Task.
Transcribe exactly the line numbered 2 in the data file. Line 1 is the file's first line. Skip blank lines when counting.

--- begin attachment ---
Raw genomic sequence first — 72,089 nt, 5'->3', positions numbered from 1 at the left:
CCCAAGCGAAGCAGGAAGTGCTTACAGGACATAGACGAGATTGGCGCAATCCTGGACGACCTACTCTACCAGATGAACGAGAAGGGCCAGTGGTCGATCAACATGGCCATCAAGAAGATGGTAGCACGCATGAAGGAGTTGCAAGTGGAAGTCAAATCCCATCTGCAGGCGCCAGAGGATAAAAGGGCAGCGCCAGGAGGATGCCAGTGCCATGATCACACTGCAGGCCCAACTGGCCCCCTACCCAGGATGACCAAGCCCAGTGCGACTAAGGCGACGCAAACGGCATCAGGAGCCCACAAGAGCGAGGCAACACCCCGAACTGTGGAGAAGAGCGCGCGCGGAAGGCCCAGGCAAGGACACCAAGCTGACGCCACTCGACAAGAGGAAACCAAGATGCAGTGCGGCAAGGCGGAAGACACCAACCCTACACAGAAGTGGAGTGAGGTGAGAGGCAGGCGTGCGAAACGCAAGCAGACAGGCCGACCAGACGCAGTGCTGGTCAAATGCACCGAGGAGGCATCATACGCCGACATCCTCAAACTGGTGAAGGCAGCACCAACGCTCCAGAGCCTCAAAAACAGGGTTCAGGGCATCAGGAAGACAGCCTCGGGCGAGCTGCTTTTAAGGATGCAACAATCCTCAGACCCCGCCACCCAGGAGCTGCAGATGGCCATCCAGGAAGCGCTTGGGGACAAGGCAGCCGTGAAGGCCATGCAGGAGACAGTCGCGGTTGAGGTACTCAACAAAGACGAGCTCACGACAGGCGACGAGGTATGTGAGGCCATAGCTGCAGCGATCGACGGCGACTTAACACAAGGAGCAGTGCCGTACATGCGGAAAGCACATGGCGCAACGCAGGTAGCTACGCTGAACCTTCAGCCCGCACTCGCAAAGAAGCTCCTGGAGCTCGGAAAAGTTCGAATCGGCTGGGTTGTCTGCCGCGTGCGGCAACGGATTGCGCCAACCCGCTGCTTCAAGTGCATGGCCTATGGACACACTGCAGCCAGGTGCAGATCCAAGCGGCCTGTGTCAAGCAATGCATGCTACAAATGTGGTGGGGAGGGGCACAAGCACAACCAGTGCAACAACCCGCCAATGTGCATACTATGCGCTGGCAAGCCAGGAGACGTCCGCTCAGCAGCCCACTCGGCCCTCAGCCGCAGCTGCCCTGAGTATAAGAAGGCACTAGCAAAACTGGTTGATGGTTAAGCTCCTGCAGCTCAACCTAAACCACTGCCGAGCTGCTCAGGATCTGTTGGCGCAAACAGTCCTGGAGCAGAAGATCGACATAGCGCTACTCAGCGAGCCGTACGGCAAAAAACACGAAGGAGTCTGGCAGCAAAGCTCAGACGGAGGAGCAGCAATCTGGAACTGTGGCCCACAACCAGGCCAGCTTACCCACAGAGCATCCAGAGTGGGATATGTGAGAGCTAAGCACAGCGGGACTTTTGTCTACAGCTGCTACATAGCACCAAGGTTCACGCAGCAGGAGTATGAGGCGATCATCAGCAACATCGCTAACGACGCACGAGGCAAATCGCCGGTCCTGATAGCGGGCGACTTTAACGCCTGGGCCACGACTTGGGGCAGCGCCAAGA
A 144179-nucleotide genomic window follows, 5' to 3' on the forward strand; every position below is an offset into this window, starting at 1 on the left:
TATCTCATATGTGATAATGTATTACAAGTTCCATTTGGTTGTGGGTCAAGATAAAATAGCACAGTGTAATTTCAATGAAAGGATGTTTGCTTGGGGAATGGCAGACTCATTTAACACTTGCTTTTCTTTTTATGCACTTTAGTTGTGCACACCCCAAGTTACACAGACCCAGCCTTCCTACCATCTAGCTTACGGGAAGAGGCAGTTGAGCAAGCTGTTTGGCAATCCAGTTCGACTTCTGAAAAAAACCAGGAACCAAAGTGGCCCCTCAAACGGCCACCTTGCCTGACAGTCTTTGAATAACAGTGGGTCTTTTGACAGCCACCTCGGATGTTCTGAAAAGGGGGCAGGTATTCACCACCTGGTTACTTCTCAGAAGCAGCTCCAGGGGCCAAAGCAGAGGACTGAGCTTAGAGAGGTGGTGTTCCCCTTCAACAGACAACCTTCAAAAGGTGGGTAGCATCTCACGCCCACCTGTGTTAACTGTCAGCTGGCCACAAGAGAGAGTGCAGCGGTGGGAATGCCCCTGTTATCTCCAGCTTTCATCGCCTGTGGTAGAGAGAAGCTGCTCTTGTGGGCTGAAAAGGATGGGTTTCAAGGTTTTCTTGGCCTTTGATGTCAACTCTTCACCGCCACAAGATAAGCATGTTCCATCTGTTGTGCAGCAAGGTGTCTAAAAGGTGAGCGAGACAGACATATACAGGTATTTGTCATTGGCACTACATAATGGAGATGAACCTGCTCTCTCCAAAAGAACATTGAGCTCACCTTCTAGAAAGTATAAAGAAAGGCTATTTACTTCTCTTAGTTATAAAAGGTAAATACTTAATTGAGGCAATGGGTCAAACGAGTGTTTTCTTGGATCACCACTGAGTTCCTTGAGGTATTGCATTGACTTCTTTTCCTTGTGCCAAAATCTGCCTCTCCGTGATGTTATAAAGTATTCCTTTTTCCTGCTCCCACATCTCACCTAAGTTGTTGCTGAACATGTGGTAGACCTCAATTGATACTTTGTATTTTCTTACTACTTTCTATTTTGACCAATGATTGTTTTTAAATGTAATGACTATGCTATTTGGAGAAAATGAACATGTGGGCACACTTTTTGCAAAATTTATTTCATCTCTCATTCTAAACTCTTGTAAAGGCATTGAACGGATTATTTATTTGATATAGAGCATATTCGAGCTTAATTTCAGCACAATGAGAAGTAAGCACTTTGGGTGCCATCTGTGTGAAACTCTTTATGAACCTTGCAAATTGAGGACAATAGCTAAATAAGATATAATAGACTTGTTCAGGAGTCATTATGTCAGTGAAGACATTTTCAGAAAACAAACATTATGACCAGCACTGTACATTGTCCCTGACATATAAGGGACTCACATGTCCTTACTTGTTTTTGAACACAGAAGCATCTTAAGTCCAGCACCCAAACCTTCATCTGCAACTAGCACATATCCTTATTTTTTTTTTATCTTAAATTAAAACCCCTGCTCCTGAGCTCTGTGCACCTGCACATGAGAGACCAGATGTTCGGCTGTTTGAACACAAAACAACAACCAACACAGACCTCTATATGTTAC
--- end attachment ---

CCCAAGCGAAGCAGGAAGTGCTTACAGGACATAGACGAGATTGGCGCAATCCTGGACGACCTACTCTACCAGATGAACGAGAAGGGCCAGTGGTCGATCAACATGGCCATCAAGAAGATGGTAGCACGCATGAAGGAGTTGCAAGTGGAAGTCAAATCCCATCTGCAGGCGCCAGAGGATAAAAGGGCAGCGCCAGGAGGATGCCAGTGCCATGATCACACTGCAGGCCCAACTGGCCCCCTACCCAGGATGACCAAGCCCAGTGCGACTAAGGCGACGCAAACGGCATCAGGAGCCCACAAGAGCGAGGCAACACCCCGAACTGTGGAGAAGAGCGCGCGCGGAAGGCCCAGGCAAGGACACCAAGCTGACGCCACTCGACAAGAGGAAACCAAGATGCAGTGCGGCAAGGCGGAAGACACCAACCCTACACAGAAGTGGAGTGAGGTGAGAGGCAGGCGTGCGAAACGCAAGCAGACAGGCCGACCAGACGCAGTGCTGGTCAAATGCACCGAGGAGGCATCATACGCCGACATCCTCAAACTGGTGAAGGCAGCACCAACGCTCCAGAGCCTCAAAAACAGGGTTCAGGGCATCAGGAAGACAGCCTCGGGCGAGCTGCTTTTAAGGATGCAACAATCCTCAGACCCCGCCACCCAGGAGCTGCAGATGGCCATCCAGGAAGCGCTTGGGGACAAGGCAGCCGTGAAGGCCATGCAGGAGACAGTCGCGGTTGAGGTACTCAACAAAGACGAGCTCACGACAGGCGACGAGGTATGTGAGGCCATAGCTGCAGCGATCGACGGCGACTTAACACAAGGAGCAGTGCCGTACATGCGGAAAGCACATGGCGCAACGCAGGTAGCTACGCTGAACCTTCAGCCCGCACTCGCAAAGAAGCTCCTGGAGCTCGGAAAAGTTCGAATCGGCTGGGTTGTCTGCCGCGTGCGGCAACGGATTGCGCCAACCCGCTGCTTCAAGTGCATGGCCTATGGACACACTGCAGCCAGGTGCAGATCCAAGCGGCCTGTGTCAAGCAATGCATGCTACAAATGTGGTGGGGAGGGGCACAAGCACAACCAGTGCAACAACCCGCCAATGTGCATACTATGCGCTGGCAAGCCAGGAGACGTCCGCTCAGCAGCCCACTCGGCCCTCAGCCGCAGCTGCCCTGAGTATAAGAAGGCACTAGCAAAACTGGTTGATGGTTAAGCTCCTGCAGCTCAACCTAAACCACTGCCGAGCTGCTCAGGATCTGTTGGCGCAAACAGTCCTGGAGCAGAAGATCGACATAGCGCTACTCAGCGAGCCGTACGGCAAAAAACACGAAGGAGTCTGGCAGCAAAGCTCAGACGGAGGAGCAGCAATCTGGAACTGTGGCCCACAACCAGGCCAGCTTACCCACAGAGCATCCAGAGTGGGATATGTGAGAGCTAAGCACAGCGGGACTTTTGTCTACAGCTGCTACATAGCACCAAGGTTCACGCAGCAGGAGTATGAGGCGATCATCAGCAACATCGCTAACGACGCACGAGGCAAATCGCCGGTCCTGATAGCGGGCGACTTTAACGCCTGGGCCACGACTTGGGGCAGCGCCAAGA